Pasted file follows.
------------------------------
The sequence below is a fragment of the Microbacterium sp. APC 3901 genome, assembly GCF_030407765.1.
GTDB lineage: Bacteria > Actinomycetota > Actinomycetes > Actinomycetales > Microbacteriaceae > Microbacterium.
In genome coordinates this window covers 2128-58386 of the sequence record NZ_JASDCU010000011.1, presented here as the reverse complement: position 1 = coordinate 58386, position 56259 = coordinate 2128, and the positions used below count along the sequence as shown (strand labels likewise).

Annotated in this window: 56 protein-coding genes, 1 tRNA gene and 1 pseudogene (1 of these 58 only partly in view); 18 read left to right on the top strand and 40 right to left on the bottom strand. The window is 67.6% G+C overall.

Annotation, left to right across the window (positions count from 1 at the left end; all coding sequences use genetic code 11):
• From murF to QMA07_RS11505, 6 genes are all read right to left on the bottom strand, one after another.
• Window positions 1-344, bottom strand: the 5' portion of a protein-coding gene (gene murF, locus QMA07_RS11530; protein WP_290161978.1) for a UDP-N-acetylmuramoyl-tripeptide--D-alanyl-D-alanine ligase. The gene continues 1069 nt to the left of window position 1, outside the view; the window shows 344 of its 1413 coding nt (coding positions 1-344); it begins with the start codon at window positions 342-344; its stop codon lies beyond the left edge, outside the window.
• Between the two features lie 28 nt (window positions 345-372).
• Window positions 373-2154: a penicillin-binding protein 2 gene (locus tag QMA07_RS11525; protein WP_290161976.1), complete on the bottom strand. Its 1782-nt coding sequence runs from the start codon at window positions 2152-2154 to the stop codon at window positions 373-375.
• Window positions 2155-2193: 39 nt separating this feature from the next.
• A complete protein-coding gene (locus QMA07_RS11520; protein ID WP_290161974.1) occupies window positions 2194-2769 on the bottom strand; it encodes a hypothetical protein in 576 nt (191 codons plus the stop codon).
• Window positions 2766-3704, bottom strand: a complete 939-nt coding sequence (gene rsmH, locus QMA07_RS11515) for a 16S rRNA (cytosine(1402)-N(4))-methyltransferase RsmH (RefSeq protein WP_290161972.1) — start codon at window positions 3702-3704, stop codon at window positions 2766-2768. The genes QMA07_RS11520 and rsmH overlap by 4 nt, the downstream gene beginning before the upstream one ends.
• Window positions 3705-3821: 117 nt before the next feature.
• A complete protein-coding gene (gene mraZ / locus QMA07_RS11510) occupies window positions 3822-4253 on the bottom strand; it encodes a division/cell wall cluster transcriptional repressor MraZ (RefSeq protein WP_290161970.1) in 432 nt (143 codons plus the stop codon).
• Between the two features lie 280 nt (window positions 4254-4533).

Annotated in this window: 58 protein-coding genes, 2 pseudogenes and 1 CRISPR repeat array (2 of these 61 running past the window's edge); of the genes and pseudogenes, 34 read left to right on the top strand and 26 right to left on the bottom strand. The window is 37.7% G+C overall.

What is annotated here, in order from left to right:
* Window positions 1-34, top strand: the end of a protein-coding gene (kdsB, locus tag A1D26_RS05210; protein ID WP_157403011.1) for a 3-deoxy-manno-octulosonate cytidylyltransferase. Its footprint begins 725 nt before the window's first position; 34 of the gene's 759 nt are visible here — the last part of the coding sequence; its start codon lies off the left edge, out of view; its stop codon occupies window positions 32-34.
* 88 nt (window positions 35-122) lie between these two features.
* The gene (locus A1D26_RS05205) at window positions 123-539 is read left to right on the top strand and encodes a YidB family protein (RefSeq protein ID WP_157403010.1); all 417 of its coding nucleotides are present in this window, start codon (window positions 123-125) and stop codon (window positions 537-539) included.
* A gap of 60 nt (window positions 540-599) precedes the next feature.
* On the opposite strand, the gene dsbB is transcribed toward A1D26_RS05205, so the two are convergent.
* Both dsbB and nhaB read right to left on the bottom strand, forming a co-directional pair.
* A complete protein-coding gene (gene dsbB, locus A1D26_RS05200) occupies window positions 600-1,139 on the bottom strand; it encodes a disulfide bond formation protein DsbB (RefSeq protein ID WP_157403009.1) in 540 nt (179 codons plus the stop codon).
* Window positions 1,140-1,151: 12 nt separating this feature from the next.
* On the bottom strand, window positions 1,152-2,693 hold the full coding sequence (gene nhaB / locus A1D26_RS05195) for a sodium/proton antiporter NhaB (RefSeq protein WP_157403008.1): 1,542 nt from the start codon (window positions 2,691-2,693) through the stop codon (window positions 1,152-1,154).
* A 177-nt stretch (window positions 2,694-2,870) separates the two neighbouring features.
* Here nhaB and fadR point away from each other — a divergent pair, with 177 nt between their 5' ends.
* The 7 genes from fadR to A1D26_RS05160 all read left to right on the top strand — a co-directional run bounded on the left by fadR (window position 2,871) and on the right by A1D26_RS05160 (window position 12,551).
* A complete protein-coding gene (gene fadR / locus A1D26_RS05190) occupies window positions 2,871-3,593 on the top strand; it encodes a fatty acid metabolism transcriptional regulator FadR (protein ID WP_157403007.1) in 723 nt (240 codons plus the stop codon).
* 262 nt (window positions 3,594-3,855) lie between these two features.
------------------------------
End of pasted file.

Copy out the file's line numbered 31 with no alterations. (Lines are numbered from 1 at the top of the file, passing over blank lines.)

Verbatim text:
* 262 nt (window positions 3,594-3,855) lie between these two features.